Candy Pee and Me: How Big Pharma Seduced Me at NAVC

It’s been entirely too long since I’ve posted, and for that I apologize. I’ve been terribly busy responding to nastygrams depositing my checks from Big Pet Food sneering at plebians going to a continuing education conference this past week, and what a week it was.

Like many of you, I read the Indy Star’s expose about the loose strings of pharmaceutical companies (or, in internet conspiracy parlance, Big Pharma) at continuing education conferences such as the one I was going to attend, and also like many of you, I was surprised. And excited. I had no idea this was what I had to look forward to! I thought I was just plunking down a couple grand in fees, airfare, and hotel for a measly week of polishing my science know-how, and here’s this whole seedy underbelly of riches I had no idea existed.

I arrived in Orlando for the North American Veterinary Community Conference with 16,000 of my closest friends energized, ready to be plied with jewels, cash, and cars. Kind of like The Price is Right, but with drugs.

In the past, I’ve wandered the exhibit hall for a breather in between talks, taking a peek at the new products on the market. Sometimes the companies would give us candy, or pens- enough to get us to stop by and familiarize ourselves with the product, but not enough to justify actually changing how we practice medicine. I would have done it anyway. Because becoming familiar with new products is, you know, what we’re supposed to do.

I wanted to start my day with one of the storied free food lectures, hoping to begin my morning with roasted pheasant and perhaps a fluffy souffle. Then I learned you had to get up at 6:30 and the most they could guarantee was that the food was “hot,” so I passed and had a Kind bar instead.

"All we need is cantaloupe and these vets won't know what hit them."

“All we need is cantaloupe and these vets won’t know what hit them.”

After a few am lectures about respiratory distress, where the speaker (and every other one at NAVC) carefully informed us about their financial ties- or lack thereof- to the topics of their talk, I hit the exhibit hall in search of fortune.

Somewhere past the forceps booth and to the left of the lasers, a long line started to snake through the aisles and out into the halls. Whatever they were giving away, that had to be good.

“Excuse me,” I said to the woman at the end of the line. “Is this where they’re handing out free cars?”

“No,” she said. “This line is for Build-a-Bear.”

“This huge line is for Build-a-Bear?” I asked somewhat incredulously. The three men in front of her turned around and to a one muttered something about little girls at home. It’s cool, guys. Everyone likes Build-a-Bear.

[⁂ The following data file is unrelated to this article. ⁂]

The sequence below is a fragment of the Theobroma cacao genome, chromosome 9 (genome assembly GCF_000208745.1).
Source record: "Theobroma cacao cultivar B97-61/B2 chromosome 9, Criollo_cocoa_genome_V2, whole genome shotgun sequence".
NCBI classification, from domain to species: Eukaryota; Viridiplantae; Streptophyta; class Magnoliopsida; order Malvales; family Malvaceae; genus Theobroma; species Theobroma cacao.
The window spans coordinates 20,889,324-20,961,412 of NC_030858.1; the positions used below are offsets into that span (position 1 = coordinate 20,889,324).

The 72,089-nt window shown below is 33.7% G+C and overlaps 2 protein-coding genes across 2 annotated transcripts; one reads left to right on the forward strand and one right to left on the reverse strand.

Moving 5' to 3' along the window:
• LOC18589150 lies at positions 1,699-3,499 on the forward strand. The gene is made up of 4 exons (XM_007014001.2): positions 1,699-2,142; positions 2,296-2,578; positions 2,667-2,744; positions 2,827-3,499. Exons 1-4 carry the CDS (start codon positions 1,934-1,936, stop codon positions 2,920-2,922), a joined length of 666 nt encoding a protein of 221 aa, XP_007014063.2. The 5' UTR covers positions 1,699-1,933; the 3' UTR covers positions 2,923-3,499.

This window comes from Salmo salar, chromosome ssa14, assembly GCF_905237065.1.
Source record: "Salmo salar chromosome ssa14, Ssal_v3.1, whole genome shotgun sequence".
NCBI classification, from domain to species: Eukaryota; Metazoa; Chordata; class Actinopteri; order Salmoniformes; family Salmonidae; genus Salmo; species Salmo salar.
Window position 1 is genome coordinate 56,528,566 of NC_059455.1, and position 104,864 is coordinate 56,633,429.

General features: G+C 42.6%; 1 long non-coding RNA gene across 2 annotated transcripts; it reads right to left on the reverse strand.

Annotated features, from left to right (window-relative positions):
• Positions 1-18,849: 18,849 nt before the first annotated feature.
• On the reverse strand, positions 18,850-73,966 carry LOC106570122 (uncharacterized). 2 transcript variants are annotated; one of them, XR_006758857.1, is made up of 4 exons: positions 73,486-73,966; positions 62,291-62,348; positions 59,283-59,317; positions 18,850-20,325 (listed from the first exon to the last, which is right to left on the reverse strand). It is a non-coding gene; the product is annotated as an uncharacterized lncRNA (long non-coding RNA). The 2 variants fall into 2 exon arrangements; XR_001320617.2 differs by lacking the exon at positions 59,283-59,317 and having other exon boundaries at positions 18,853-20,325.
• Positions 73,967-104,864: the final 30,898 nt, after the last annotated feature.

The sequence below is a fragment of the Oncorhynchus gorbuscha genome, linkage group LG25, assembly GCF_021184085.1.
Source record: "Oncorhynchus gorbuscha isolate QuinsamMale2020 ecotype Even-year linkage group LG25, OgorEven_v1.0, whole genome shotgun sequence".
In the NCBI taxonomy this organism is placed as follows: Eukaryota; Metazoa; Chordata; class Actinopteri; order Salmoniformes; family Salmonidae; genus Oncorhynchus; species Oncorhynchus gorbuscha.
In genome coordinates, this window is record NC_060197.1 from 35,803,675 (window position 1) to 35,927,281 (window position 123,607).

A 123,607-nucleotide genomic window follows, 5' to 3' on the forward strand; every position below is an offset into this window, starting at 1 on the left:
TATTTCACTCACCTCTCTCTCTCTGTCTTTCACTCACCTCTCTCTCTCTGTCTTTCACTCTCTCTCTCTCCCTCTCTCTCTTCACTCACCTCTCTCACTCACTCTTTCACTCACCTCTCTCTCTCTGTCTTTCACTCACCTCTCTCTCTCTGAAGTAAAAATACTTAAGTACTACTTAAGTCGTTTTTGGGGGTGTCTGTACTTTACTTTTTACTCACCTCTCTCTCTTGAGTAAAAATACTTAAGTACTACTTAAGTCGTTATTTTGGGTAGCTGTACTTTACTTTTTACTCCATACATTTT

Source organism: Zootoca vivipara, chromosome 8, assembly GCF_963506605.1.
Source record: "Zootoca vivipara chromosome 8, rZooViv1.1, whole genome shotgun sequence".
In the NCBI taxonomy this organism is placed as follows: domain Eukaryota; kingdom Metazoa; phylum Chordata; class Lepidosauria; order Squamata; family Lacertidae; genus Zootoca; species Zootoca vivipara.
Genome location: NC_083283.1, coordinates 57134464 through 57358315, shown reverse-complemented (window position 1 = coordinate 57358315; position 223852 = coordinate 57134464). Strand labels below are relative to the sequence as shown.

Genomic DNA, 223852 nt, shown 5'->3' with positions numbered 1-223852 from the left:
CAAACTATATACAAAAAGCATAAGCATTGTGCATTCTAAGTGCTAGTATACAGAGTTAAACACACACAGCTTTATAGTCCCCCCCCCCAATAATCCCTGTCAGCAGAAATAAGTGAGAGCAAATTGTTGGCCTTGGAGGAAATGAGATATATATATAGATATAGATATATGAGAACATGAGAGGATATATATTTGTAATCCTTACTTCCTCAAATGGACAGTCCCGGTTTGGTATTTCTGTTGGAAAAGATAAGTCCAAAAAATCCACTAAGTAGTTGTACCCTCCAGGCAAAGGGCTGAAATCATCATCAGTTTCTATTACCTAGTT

“Where’s the contest where everyone wins something?” I asked, and they directed me over to the east hall, where a bored looking woman instructed me to spin a ‘wheel of parasites.’ I won a chapstick with a picture of a tapeworm on it.

As I continued to wander, I heard some grumbling from around a corner, where four people were congregated around a woman clutching a big bag. “Where’d you get that?” they asked her, and she pointed to another long line snaking through the hall.

“Is that the jewelry line?” I asked.

“No,” they said. “This is for the stuffed Olaf.”

“Like Olaf from Frozen?” I asked.

“Yes,” a woman replied, “but you have to be careful. They’re really hard to get. You have to go through a screening process.”


“What sort of screening process?” I asked.

“No one knows,” she said. “All I know is that they keep turning people away who don’t own practices. I think they sell some sort of financial services. It might involve an application and a credit report.”

“I’ve tried three times for an Olaf,” said another woman. “They’re not very nice about it.”

“Isn’t Frozen kind of old news anyway?” I asked, but that was apparently not the right question to ask.

Dispirited, I walked into the booth of a large pharmaceutical company. “If I listen to your spiel,” I asked, “What do I get?”

“Information,” the rep said, pulling out a sheaf of papers.

“No car?” I asked, disappointed. “Or a trip somewhere?”

She dug into her pocket and pulled out some mints. “I have these,” she said, then brightened. “Or a pen! Do you want a pen?”

“I’m OK,” I said. “I think I just need something to drink.”

“They have coffee over by that pet food display,” she said. “I think the line’s down to 15 minutes.”

By this time, the line for the Build-a-Bear had disappeared, and in exchange for giving a journal my email address, I was presented with a small, naked bear.

“We’re having a contest tomorrow for some scrubs,” the booth person said.